Amid the cheering, small signs of worry

Academy: Football was the focus at Navy yesterday. But also on the minds of thousands of onlookers were the nation's preparations to retaliate for terrorist attacks.

September 23, 2001|By Rona Kobell | Rona Kobell,SUN STAFF

The battles' names are on the wall of Navy-Marine Corps Memorial Stadium, as if anyone in the Naval Academy's Class of 1942 needed a reminder.

There is Pearl Harbor, bombed the day before class president Jim Small and his fellow midshipmen took their final exams. And Peleliu, where Jake Glick made his combat landing as a Marine. And the Mekong Delta, not far from Da Nang, which is where John T. Hill lost his left foot after stepping on a land mine during the Vietnam War.

And there is empty space on the wall, just beyond Desert Storm, to name other lands where Naval Academy graduates could answer the call to fight another war.

But this being a perfect football Saturday, members of the Class of 1942 - here for a reunion - are not talking much about history, the terrorist attacks of Sept. 11 or the nation's impending war on terrorism.

They are wondering what has come over the Navy football team as its rival, Boston College, lands another first down.

"I'm still waiting for the Navy to get going here," yelled Hill, an 82-year-old retired Marine colonel.

Glick nodded and pointed toward the field, as if scolding a child.

"Stop that!" the 81-year-old retired Marine brigadier general yelled when his team fumbled the ball.

There were some signs yesterday that all was not as it had been the last time Navy played at home, when Georgia Tech trounced the midshipmen Sept. 8.

Yesterday's game began with a moment of silence and ended with both teams standing together for the national anthem and "God Bless America." An American flag flew at half-staff. Lines snaked around the stadium as fans proceeded through metal detectors and consented to bag searches - security measures established in the aftermath of the attacks.

But during the game, which Navy lost to Boston College, 38-21, fans displayed their Navy loyalty as jubilantly as they always had.

Children decked out in blue and yellow stomped their feet and yelped.

"Go Navy!" yelled 5-year-old Gunner Hudspeth, raising his blue pompons in the air just below the seat of Medal of Honor recipient and one-time vice presidential candidate Vice Adm. James B. Stockdale.

Many of the 30,064 fans shouted similar sentiments as young plebes rushed the field, dropping for push-ups when Navy scored.

"The fans are really digging us today, and we're into it," said Jarrod Williams, a tuba player in the Naval Academy band that had just finished playing the victory march after a Navy field goal. "They're very positive. They're looking for an escape. They're thinking about winning the game."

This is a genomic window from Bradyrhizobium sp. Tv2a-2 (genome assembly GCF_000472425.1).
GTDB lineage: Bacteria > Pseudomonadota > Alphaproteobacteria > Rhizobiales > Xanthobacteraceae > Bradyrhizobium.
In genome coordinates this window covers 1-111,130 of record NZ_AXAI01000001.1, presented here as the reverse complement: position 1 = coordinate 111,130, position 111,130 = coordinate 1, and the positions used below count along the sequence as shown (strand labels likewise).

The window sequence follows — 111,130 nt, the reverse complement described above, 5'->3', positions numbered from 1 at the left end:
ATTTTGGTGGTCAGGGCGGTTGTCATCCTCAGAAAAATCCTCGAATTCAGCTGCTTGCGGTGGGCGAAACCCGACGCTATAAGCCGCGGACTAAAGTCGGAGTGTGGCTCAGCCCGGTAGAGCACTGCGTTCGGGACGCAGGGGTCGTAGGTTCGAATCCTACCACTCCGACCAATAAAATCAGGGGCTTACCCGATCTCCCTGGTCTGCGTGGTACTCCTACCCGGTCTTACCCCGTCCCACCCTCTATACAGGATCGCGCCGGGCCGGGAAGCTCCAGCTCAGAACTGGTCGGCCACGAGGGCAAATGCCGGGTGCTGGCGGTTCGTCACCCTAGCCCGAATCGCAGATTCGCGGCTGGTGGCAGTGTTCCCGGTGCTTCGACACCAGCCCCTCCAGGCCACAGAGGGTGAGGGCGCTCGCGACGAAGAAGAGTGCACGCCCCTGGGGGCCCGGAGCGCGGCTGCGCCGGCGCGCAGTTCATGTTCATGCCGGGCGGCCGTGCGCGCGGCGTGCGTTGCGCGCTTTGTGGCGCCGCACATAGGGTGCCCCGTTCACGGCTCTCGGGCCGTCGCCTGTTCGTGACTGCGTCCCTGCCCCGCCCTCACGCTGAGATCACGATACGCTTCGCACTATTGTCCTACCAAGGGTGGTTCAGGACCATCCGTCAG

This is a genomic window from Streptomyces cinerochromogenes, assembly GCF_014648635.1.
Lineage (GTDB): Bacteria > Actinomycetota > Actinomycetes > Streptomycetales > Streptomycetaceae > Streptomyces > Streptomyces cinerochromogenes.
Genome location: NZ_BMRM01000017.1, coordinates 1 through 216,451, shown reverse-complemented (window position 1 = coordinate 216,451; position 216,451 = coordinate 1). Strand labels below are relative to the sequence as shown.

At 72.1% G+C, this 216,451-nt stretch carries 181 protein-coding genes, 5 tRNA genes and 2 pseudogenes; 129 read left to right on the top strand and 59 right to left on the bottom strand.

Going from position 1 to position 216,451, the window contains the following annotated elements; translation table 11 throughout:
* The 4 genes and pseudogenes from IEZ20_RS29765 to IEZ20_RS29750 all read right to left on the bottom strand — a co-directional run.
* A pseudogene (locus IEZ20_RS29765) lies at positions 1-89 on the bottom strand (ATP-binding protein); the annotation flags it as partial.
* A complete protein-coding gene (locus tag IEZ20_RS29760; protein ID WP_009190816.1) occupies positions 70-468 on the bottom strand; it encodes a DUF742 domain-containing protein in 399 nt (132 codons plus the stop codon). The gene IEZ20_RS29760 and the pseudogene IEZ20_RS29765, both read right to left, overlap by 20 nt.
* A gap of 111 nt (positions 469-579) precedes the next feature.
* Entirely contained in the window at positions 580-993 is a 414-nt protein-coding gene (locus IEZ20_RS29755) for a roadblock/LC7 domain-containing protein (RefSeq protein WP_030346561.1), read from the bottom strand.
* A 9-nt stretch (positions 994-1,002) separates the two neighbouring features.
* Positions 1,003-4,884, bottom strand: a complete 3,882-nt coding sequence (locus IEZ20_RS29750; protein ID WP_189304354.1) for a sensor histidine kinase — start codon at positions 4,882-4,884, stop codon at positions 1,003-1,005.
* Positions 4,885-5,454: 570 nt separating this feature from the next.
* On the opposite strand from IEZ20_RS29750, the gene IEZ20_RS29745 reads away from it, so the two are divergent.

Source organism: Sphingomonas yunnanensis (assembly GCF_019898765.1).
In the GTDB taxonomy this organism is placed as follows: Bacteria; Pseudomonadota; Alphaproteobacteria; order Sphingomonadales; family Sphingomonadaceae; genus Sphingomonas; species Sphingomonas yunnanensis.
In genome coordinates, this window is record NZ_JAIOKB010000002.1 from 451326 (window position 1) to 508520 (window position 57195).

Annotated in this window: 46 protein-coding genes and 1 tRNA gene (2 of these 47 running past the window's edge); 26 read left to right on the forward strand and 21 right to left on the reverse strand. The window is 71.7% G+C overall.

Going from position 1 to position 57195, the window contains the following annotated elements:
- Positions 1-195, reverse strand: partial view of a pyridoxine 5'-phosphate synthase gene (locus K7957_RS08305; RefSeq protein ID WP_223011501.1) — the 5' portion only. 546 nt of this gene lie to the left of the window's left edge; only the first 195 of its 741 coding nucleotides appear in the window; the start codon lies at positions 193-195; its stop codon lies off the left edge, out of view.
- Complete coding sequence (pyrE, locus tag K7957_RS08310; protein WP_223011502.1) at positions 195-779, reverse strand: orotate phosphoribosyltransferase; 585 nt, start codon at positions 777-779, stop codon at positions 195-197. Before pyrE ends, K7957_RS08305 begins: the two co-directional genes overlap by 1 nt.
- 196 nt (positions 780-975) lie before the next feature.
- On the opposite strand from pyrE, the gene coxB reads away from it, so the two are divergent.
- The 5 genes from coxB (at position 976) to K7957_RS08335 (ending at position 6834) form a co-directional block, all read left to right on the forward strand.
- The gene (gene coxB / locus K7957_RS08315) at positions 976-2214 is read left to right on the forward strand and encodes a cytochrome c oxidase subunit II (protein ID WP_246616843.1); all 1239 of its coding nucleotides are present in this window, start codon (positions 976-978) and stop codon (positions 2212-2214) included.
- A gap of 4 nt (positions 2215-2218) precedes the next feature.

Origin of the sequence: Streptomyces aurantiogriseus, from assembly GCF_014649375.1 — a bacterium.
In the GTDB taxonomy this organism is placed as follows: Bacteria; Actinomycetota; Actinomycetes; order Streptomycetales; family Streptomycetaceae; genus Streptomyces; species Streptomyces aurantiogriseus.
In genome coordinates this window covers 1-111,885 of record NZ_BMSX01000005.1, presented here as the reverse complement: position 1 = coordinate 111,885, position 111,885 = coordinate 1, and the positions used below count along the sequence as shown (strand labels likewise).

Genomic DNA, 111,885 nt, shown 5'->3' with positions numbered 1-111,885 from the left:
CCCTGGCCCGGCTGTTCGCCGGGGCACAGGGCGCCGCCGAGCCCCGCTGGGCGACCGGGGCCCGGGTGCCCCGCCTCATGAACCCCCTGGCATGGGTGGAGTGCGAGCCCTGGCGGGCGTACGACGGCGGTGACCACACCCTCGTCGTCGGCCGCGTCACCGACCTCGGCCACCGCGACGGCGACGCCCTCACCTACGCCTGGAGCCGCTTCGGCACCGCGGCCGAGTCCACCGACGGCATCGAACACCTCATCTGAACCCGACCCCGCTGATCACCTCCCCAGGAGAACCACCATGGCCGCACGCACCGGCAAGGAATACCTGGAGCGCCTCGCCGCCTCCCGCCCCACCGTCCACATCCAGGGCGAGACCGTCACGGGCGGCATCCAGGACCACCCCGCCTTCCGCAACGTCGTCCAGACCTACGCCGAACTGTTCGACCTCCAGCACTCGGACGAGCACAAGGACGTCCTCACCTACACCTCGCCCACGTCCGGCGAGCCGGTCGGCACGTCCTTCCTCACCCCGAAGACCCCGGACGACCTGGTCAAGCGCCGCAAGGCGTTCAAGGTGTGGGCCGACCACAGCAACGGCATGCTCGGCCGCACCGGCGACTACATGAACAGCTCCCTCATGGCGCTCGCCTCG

Moving forward

For Brian and Alison Burke, who attended with their 7-month-old son, going to the game was both an act of patriotism and a fun way to spend a Saturday afternoon.

"People are living their lives, as normally as they can," said Brian Burke, a Navy lieutenant and F-18 pilot. "As long as we do that, we'll never be beat."

Lt. Bart Randall was thinking about winning. But during the moment of silence, his thoughts drifted to his two friends killed in the attack on the Pentagon. In all, 15 former midshipmen were known to be among those killed in the attacks 12 days ago.

And Randall, a Class of 1995 graduate who commands the 24th Company of midshipmen, has many more friends who are overseas and will likely see combat soon.

"You have two choices," Randall said of a midshipman's life after Sept. 11. "You can dwell on the tragedy or you can look ahead. The midshipmen have a tough life ahead of them. If they dwell on tragedy, it will set them back."

Proceeding as planned

Only one member of the Class of 1942 recommended canceling the reunion.

"But we canceled that recommendation," said Small, the class president.

The 105 octogenarians in a class e-mail group unanimously voted to proceed with all reunion activities, including Friday night's crab feast and last night's gala.

They are used to crimps in the best-laid plans, and they say they have learned to be resilient.

"When we graduated, we were in the middle of all kinds of trouble," Small said.

60-year friendships

The class lost 53 of its 592 graduates during World War II and the Korean War.

But 392 classmates are still alive, and many keep in touch with each other.

Hill and Glick have been close friends since they were plebes in 1938. Glick likes to brag that Hill, a guard for the Navy football team, beat Army all three years he played. (They lost in 1938, the year Hill was a plebe and ineligible to play.)

And Hill says Glick is in such good shape that he can still fit into his midshipman's uniform from more than 60 years ago. (Both men's wives confirm it.)

The members of the Class of 1942 say their war was different from the one the midshipmen might soon be fighting.

"Then, we knew the enemy, where he was, what he was doing," Small said. "Here, we think we know the enemy, we're not sure where his minions are, and we don't know what he's going to do."

Asked what advice he had for today's midshipmen, some a full six decades younger, the 82-year-old Small hesitated.

Finally, he answered: "Never give up."

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